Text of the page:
Dunlap's View of Vice in the Audience
William Dunlap's History of the American Theatre and Anecdotes of the Principal Actors is one of the best sources about morals and manners in the early Republic. Dunlap had an intense love of the theatre and an abhorence of vice. In this book and in a work that forms a sequeal, his biography of the British actor George Frederick Cooke, Dunlap manages to be both a moralist and a historian without letting either calling mar the other. He is not lurid; nor does he preach. We might wish for more detail, but no one else, as far as I know, dared to write about the whores who were so conspicuous in the box seats at theatres.
In his chapter "Cause of the Decline of the Drama, and Remedies proposed," which closes the first volume of his history, Dunlap argues for government support of theatres so that theatre managers will not have to carry on certain English and American traditions that gave theatre a reputation for evil. He writes: The evil we mean, and shall protest against, is that which arises from the English and American regulation of theatres, which allots a distinct portion of the proscenium to those unfortunate females who have been the victim of seduction.... [N]o separate place should be set apart, to present to the gaze of the matron and virgin the unabashed votaries of vice, and to tempt the yet unsullied youth, by the example of the false face which depravity assumes for the purpose of enticing to guilt. In the 1790s a new theatre was built in Boston. Dunlap regretted that "the Federal Street theatre provided a separate entrance for those who came for the express purpose of alluring to vice. The boxes displayed the same row of miserable victims, decked in smiles and borrowed finery, and the entrance could only, by its separation from those appropriated to the residue of the audience, become a screen inviting to secret guilt." (Dunlap's proposed solution was a rule "that no female should come to a theatre unattended by a protector of the other sex, except such whose standing in society is a passport to every place.")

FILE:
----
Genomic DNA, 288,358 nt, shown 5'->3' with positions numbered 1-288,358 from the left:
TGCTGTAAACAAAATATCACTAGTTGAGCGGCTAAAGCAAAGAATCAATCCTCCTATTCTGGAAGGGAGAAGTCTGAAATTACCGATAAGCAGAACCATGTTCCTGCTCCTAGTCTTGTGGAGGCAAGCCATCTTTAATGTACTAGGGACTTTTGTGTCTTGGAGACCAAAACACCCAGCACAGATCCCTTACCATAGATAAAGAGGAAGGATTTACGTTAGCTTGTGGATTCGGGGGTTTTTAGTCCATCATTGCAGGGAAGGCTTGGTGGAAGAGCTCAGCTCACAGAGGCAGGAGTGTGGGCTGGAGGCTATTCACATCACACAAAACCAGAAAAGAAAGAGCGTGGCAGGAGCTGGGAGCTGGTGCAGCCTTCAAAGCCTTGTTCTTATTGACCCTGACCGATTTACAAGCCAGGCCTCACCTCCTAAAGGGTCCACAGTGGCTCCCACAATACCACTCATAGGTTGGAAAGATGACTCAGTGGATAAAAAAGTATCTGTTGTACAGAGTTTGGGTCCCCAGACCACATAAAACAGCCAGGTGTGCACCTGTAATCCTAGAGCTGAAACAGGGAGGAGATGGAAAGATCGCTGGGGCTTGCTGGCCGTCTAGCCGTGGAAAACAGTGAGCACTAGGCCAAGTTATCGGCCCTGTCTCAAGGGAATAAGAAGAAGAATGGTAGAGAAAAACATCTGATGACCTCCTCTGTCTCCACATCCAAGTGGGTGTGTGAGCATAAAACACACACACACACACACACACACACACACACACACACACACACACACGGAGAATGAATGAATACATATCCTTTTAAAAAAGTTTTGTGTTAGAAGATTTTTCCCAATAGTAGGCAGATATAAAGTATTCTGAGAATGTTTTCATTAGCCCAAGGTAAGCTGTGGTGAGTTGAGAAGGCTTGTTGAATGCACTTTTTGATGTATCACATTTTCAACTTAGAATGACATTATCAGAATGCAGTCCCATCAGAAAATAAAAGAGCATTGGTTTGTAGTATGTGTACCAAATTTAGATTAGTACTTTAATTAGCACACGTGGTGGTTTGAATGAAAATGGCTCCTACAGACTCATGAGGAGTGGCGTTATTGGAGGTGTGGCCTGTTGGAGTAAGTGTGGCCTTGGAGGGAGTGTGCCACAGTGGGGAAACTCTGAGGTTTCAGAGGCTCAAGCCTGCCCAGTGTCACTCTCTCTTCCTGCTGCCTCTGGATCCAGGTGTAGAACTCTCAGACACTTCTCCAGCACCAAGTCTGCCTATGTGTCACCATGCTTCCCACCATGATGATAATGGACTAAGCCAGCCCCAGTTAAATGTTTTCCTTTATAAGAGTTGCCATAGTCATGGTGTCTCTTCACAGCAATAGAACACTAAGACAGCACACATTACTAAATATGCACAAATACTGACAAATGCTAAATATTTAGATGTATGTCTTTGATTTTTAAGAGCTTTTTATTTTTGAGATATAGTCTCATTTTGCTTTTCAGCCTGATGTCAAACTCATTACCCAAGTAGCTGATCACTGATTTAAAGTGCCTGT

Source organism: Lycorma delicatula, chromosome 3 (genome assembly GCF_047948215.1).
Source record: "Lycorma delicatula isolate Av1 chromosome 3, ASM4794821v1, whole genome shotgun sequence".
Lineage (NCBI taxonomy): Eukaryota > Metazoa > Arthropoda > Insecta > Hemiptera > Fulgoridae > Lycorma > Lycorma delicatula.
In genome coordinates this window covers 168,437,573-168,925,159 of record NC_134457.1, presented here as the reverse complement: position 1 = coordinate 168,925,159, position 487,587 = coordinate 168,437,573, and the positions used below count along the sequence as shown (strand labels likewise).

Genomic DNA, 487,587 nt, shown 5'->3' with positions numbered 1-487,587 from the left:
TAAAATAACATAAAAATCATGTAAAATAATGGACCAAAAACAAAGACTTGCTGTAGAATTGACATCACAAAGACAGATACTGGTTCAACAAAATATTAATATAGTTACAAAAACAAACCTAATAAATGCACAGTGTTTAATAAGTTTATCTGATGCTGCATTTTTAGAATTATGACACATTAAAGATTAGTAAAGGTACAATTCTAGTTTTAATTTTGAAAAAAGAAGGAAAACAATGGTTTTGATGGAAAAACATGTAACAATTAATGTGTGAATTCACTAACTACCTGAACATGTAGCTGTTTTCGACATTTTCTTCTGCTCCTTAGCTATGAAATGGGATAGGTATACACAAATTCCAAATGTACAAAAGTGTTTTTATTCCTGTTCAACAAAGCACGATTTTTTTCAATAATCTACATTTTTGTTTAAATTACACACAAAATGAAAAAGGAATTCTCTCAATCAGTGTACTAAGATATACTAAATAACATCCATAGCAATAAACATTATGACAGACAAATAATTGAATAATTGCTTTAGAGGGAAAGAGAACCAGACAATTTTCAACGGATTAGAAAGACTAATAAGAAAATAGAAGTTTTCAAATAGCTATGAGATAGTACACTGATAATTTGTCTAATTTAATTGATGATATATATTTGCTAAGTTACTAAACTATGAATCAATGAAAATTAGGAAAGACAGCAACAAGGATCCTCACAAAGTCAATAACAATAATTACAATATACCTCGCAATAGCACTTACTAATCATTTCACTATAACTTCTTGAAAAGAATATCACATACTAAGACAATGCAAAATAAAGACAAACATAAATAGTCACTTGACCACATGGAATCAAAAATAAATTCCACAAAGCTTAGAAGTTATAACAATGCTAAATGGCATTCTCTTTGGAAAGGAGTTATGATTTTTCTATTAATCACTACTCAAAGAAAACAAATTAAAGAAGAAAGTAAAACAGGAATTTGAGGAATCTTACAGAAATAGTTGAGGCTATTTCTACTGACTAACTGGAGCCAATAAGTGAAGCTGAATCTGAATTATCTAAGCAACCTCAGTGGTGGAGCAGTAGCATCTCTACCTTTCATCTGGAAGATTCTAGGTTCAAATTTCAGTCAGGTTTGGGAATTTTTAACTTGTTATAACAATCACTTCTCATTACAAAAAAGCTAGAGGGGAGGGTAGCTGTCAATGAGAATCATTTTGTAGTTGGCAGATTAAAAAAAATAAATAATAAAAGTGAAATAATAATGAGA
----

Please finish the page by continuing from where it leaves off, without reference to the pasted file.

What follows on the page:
His history doesn't give any specific examples, nor any sense of how the problem varied over the time span of his history which was written in the early 1830s. Dunlap does note that there was less immorality on stage by the 1830s: All Farquhar's comedies, whose dialogue for wit was unrivalled but by Shakspeare's, are laid on the shelf, or occasionally revived at a benefit, cut down to afterpieces. Colley Cibber's Careless Husband, pronounced by Pope the best comedy in the language, cannot be tolerated; and even Bishop Hoadley's Suspicious Husband exhibited licentiousness that we turn from as unfit for representation. The two comedies named were rarely played by the 1790s. Farguhar's The Beaux' Stratagem was played then but Dunlaps notes that in the 1830s "it cannot be tolerated."
by Bob Arnebeck
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